February 11, 2021
Been thinking about a certain lost love from my past.
The first Honkytonk Sue comic, 1979
Sometimes I look back on my Honkytonk Sue comics with some regret. The idea was good enough and it could have been much bigger, but, after four comic books and a couple scripts by Larry McMurtry—for Goldie Hawn and Columbia Pictures—she stalled out. Or, to be blunt, my talent stalled out.
The problem as I see it now is the setup was good, but I had no compelling arc of a story. Cowgirl wants something, can't get it, tries her hardest, you know the drill. Didn't achieve that at all. At the time, I actually wanted to be like S. Clay Wilson (the legendary underground cartoonist of Zap Comix fame, who just died last Sunday) and, ultimately, I didn't have the nerve to do THAT.
"I'm just a big kid. I like toys, firearms and hats."
—S. Clay Wilson
It's worth noting that nobody has made a movie about The Checkered Demon, either.
Still, Sue and I had our moments.
So I got caught in the middle—the old tennis analogy: go to the net, stay behind the baseline, don't get caught in the middle. And the whole thing fell through the cracks—smack dab in the middle of the West's most mid-Western comic strip.
It landed somewhere between Gasoline Alley, Out Our Way and Saguaros Say The Darndest Things. Not to denigrate the above mentioned strips, because they were drawn by Dick Moore, J.R. Williams and Reg Manning, all three heroes of mine.
So, after a couple failed restarts I pretty much put the whole thing behind me and moved on to doing Old West art to illustrate my non-fiction books. This was a good thing. And I did a dozen, or more, books and several hundred issues of a certain magazine and I was pretty content with my past.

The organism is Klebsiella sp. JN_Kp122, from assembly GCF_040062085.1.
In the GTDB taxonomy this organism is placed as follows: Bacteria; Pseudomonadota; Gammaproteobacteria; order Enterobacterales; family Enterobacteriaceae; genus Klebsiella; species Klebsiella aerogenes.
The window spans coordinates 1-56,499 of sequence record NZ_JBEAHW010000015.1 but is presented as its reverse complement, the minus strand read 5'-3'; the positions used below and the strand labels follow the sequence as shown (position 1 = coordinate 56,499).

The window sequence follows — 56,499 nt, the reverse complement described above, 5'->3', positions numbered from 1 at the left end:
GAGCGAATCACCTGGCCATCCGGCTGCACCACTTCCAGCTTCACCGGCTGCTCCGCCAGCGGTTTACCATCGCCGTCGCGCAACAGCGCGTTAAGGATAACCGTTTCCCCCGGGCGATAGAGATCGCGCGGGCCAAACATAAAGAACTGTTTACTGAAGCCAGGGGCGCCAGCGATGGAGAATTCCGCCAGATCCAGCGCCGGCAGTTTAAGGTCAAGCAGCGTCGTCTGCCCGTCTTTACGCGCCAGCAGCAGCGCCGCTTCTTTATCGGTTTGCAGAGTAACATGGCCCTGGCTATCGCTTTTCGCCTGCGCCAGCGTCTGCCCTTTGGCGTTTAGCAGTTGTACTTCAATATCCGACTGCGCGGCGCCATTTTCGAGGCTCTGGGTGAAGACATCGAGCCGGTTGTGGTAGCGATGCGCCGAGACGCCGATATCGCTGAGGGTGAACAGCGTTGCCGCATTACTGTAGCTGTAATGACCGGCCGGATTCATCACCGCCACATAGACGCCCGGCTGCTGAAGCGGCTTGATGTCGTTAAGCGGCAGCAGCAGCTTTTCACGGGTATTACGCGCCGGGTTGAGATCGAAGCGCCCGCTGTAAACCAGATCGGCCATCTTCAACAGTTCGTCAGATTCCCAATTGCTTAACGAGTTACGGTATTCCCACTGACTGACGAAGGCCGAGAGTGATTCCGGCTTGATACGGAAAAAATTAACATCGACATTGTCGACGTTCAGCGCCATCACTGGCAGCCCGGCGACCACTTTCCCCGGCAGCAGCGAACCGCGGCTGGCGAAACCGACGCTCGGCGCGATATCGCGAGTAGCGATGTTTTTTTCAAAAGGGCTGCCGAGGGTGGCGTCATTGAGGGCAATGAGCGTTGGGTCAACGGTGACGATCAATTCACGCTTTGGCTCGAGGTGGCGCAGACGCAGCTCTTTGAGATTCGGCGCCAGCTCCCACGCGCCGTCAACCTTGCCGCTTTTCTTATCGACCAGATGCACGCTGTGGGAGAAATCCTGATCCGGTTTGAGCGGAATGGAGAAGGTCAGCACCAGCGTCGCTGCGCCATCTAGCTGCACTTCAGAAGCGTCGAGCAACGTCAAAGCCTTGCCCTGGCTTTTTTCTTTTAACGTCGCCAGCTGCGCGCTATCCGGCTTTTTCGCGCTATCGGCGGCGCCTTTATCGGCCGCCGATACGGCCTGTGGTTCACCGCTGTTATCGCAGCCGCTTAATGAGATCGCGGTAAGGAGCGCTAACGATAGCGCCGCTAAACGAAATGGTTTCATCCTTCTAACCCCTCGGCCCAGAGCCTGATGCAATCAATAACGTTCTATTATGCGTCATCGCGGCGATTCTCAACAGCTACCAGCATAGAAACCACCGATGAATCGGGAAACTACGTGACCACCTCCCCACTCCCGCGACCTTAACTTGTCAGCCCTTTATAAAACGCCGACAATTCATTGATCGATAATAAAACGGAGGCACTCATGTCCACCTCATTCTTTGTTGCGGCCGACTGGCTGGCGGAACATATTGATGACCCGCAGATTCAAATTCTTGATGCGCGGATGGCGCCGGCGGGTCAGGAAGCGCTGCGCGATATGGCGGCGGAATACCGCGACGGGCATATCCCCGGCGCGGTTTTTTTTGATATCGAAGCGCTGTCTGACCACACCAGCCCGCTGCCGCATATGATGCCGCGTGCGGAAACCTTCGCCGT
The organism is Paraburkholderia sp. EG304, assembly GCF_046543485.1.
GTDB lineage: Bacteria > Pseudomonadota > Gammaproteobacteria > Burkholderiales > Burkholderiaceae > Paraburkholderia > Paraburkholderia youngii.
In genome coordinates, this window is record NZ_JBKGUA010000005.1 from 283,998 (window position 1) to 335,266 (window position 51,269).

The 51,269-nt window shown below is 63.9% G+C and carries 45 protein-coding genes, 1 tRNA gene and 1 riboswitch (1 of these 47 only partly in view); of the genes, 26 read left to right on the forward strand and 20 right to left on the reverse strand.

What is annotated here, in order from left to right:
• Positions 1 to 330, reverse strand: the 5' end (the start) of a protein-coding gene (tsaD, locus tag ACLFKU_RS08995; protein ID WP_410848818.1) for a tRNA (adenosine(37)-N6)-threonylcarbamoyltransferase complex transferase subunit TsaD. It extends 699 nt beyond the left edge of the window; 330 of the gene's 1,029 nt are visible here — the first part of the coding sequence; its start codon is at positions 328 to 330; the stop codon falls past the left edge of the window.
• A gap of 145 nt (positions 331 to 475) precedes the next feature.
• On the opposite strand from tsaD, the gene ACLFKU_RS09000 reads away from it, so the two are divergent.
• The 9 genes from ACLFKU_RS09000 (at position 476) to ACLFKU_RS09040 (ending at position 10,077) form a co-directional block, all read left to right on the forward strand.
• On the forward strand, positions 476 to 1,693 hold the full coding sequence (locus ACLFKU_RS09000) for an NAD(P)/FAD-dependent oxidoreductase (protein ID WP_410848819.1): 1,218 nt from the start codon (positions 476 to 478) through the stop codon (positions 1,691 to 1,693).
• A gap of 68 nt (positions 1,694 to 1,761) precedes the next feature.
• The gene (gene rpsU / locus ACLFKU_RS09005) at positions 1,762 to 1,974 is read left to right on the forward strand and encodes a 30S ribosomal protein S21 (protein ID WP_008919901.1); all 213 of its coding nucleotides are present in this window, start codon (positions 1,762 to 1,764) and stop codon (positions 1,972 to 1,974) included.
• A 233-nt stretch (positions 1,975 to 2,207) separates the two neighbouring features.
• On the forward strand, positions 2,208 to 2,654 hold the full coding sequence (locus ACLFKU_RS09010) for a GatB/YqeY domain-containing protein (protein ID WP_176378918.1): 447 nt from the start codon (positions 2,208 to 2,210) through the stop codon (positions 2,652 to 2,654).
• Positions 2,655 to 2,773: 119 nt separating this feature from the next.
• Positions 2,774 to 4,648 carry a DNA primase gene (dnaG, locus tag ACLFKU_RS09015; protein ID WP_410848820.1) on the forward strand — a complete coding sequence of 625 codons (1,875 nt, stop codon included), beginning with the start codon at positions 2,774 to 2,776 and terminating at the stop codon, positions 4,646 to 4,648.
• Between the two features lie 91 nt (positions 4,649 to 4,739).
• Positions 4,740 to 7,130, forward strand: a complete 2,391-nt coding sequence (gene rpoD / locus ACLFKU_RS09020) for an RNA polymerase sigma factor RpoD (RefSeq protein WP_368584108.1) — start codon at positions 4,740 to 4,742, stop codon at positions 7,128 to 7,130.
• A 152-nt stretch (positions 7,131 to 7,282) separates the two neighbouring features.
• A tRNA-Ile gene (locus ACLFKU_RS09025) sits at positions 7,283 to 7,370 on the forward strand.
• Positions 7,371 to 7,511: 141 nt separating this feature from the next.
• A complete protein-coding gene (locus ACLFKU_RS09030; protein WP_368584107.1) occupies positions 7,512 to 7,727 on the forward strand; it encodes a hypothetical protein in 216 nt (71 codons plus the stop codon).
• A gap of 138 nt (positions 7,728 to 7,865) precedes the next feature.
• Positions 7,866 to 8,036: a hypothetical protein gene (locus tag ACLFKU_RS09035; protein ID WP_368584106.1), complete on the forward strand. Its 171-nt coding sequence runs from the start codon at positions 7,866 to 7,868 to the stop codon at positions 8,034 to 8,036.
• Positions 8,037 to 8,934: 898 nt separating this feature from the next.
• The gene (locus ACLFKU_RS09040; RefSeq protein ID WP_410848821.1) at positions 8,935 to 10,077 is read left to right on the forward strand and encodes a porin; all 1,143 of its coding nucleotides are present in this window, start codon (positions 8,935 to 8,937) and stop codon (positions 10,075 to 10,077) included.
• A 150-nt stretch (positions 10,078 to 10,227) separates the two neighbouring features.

Then, out of the blue, a guy named Harry Randolph, posted an old review of The Queen of Country Swing on Facebook.
I read this review of Sue and I thought to myself, Oh, Man, I have to do a reprise of this as an underground comic with all the taboos (cussing and sordid necking) and outrageous humor but actually have a story arc. But I need a cowgirl accomplice. Someone who is a cowgirl and who knows the inside skinny on what that feels like. Who would that be? And more imporantly, can we pull it off? Maybe.
Daily Whip Out:
"The Return of The Rootin' Tootin' Cowgirl"
Meanwhile, back at the Triple B Ranch. . .
I Wonder Where "Wander" Was Filmed?
Watched a terrible movie the other night called "Wander" but the scenery kept me intrigued. I knew it was filmed in New Mexico because every damn movie is these days, but even though it looked familiar, I couldn't quite place the terrain exactly, especially the big mountain in many of the scenes. Turns out it was filmed in Carrizozo! For those of you who don't know, Carrizozo is on the road to Lincoln and on the eastern edge of the Malpais (Badlands, this one with massive, black, lava flows). Looks like they also used White Oaks as well. It didn't save the movie, but it kept me awake.
I took it as a warning tale. It's not easy to do these stories and make them compelling even with talented people involved (Tommy Lee Jones!). And even with great scenery it doesn't guarantee Jack. To that end, perhaps my underground comix hero has some words of advice from the beyond?
"Don't let the page be gray. Make it jump! Make it crackle! Blister the irises!"
—S. Clay Wilson (1941-2021)
What will sue want in the reprise? Who is the antagonist? In a good melodramatic story arc the protagonist usually suffers some bad losses on her way to her goal. Her comadre could be Teresa West, who grew up on a ranch outside Santa Fe. Anita is an artist who loves to two step at the Golden Inn. She wears long dresses and drives a red 1952 Chevy pick-up with bells on the side mirrors. Teresa is fair haired and beautiful but she has a hard heart, and is admired by a cast of broken hearted lovers she left in her wake.ReplyDelete